We found that the supply chain set up to deliver the correct equipment for peripheral venous cannulation in our study sites was based on old-style routine reordering systems. There were no apparent feedback loops to ensure replenishment of stocks.
The resulting harm due to these equipment problems is unknown, although staff perceived it to be low. The availability of an empty sharps bin and the correct size of cannula appear to be common issues.
This paper is therefore the first to present details of where failures are occurring and potential areas where improvement could be focussed. In particular, the work highlights the many human factors related to the supply chain in intravenous cannulation.
Development of supply chain systems to ensure adequate stock control and availability and replenishment of full sharps bins may improve the reliability of availability of equipment. The need for extra, or different, cannulae during a procedure should also be taken into account when designing cannulation packs. Communication along the supply chain was a key issue. Interviews highlighted the requirement for those responsible for ordering, supply and restocking to be aware of the needs of frontline staff. Staffing issues can cause problems with restocking, particularly if restocking is seen as a particular person’s responsibility (or no-one’s). The lack of sharps disposal bins often resulted in staff taking their sharps to another location for disposal increasing the risk of needlestick injuries to themselves. It may also be that staff familiarity with the type of equipment used has an impact on patient safety, in which case it is important that this be factored into the equipment that is made available. The use of equipment packs will be influenced by their design and way in which they are stored on the ward.
Strengths and limitations
The strengths of our study are that we used a nationally-accepted care bundle and so results represent reliability against agreed standards, with the additional requirement for a clean tourniquet and sharps bin. We also used the same definitions and methods in each of three organisations, thus facilitating comparison. In relation to limitations, equipment availability was measured using self-reporting which may be open to bias, although we believe that this was minimised by anonymity and clear explanation of the purpose of the study, focusing on systems rather than individuals. The assessment of the impact on patient safety was based on the subjective opinion of the staff involved. Adverse events are likely to be rare, and remote from the original cannulation, and so staff may not be able to accurately predict the risks. We also assessed risks from the patient’s perspective and so will not have captured the risks to staff resulting from unavailability of sharps bins, resulting in staff transporting used sharps around their clinical area. There were some differences between organisations in the clinical areas studied. Interviews were few in number, due to the limited time frame available to complete all interviews on all sites; demands on staff meant that interviews often got cancelled at short notice. Finally, generalisability to other hospitals, and in particular to other countries, is unknown.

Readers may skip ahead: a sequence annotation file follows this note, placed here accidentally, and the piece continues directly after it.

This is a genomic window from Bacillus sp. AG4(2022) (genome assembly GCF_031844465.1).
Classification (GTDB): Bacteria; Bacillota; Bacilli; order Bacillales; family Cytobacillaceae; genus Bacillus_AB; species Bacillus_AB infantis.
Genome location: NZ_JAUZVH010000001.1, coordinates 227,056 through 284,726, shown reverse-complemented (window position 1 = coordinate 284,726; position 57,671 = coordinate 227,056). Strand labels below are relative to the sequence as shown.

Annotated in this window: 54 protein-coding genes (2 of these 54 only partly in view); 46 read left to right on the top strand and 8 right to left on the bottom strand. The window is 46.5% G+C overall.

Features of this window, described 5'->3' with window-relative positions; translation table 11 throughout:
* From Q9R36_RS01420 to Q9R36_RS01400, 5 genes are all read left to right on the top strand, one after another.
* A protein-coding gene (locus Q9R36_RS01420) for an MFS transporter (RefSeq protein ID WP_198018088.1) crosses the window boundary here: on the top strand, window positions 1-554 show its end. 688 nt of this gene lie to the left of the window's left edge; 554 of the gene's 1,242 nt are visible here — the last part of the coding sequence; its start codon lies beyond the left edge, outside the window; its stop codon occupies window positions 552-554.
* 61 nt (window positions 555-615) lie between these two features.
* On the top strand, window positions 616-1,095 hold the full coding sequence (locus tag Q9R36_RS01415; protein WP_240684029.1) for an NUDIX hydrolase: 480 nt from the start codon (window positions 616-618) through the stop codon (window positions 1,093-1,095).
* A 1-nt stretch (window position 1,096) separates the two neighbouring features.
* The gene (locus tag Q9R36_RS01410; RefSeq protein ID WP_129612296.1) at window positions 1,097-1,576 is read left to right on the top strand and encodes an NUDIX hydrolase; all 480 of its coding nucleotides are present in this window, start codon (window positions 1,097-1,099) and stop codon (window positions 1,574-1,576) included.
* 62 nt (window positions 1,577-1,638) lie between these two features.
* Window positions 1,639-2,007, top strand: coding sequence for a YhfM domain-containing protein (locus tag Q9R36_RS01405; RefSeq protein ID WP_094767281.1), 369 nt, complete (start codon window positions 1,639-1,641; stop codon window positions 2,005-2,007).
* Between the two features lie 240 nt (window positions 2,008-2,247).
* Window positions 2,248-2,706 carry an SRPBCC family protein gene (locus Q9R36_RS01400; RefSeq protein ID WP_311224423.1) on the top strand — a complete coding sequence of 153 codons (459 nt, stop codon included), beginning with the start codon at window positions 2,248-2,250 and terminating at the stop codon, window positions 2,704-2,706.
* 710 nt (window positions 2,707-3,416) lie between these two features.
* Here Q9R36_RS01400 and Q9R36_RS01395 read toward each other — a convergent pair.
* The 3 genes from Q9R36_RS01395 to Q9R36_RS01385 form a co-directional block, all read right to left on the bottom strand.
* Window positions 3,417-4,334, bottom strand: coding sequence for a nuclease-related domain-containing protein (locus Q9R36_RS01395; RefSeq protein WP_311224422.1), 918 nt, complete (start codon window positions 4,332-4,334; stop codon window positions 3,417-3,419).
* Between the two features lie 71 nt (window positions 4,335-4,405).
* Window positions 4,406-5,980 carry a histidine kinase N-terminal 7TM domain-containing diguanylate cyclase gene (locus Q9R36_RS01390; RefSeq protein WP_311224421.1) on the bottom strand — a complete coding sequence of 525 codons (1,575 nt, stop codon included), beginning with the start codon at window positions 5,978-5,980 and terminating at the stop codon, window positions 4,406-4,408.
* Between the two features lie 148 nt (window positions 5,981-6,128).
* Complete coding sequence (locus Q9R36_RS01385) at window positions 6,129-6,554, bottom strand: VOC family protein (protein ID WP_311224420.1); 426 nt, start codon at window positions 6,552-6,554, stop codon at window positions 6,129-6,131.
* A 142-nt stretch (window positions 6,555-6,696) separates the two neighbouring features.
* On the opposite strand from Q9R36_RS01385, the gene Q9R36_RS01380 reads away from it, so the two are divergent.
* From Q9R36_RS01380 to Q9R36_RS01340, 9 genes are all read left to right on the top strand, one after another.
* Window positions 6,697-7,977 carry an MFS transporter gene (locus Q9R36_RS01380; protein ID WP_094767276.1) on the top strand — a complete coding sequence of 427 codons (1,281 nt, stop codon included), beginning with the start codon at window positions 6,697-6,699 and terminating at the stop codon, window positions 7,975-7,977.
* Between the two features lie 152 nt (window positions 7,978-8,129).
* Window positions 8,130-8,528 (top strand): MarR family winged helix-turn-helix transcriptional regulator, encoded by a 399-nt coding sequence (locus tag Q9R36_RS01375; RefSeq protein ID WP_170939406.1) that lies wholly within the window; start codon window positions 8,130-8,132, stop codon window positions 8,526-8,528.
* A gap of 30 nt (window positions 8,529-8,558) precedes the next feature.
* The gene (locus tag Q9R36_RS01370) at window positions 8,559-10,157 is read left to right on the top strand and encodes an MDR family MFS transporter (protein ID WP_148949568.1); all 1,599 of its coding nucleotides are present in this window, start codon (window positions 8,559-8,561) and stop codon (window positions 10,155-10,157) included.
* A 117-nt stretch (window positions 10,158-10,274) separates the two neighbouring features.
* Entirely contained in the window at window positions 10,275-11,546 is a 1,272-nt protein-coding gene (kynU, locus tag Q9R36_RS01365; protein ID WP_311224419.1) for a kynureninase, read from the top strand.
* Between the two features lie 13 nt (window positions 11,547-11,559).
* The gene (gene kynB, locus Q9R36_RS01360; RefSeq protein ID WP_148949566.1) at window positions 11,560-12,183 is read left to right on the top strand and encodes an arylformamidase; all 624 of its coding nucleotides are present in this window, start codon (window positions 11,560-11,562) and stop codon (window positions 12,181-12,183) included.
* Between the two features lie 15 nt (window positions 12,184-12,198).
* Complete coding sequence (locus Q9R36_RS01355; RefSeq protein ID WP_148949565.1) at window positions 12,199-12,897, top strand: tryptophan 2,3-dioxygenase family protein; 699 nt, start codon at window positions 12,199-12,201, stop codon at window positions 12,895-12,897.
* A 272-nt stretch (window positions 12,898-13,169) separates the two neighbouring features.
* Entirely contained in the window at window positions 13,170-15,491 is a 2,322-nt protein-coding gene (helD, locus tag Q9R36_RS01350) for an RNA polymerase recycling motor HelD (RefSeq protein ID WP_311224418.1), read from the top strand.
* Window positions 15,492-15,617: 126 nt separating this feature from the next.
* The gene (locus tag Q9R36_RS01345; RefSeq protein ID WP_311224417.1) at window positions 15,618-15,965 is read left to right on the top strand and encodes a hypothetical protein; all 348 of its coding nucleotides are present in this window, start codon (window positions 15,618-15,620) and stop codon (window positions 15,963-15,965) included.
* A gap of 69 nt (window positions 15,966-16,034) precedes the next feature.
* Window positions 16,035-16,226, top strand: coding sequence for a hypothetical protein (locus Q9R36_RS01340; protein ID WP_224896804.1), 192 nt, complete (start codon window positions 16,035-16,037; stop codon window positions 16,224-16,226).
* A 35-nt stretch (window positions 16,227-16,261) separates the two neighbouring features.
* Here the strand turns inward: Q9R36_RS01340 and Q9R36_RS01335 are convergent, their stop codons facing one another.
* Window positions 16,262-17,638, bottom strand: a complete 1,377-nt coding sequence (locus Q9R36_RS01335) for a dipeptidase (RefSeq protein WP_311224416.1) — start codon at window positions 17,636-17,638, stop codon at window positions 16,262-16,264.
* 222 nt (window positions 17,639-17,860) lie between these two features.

It appears that the majority of issues would be resolved if:
Standardised packs were used, but available with a variety of cannula sizes, as well as back-up supplies.
Systems should be developed to ensure reliable restocking, including systems to inform those responsible for restocking supplies when supplies are low.
Equipment is stored as locally as possible to the location where cannulation is being undertaken.
Effective team work and communication is needed to ensure restocking when replenishment is required, and so that those responsible for restocking are aware of the consequences of the stock not being available, or of sharps bins not being available.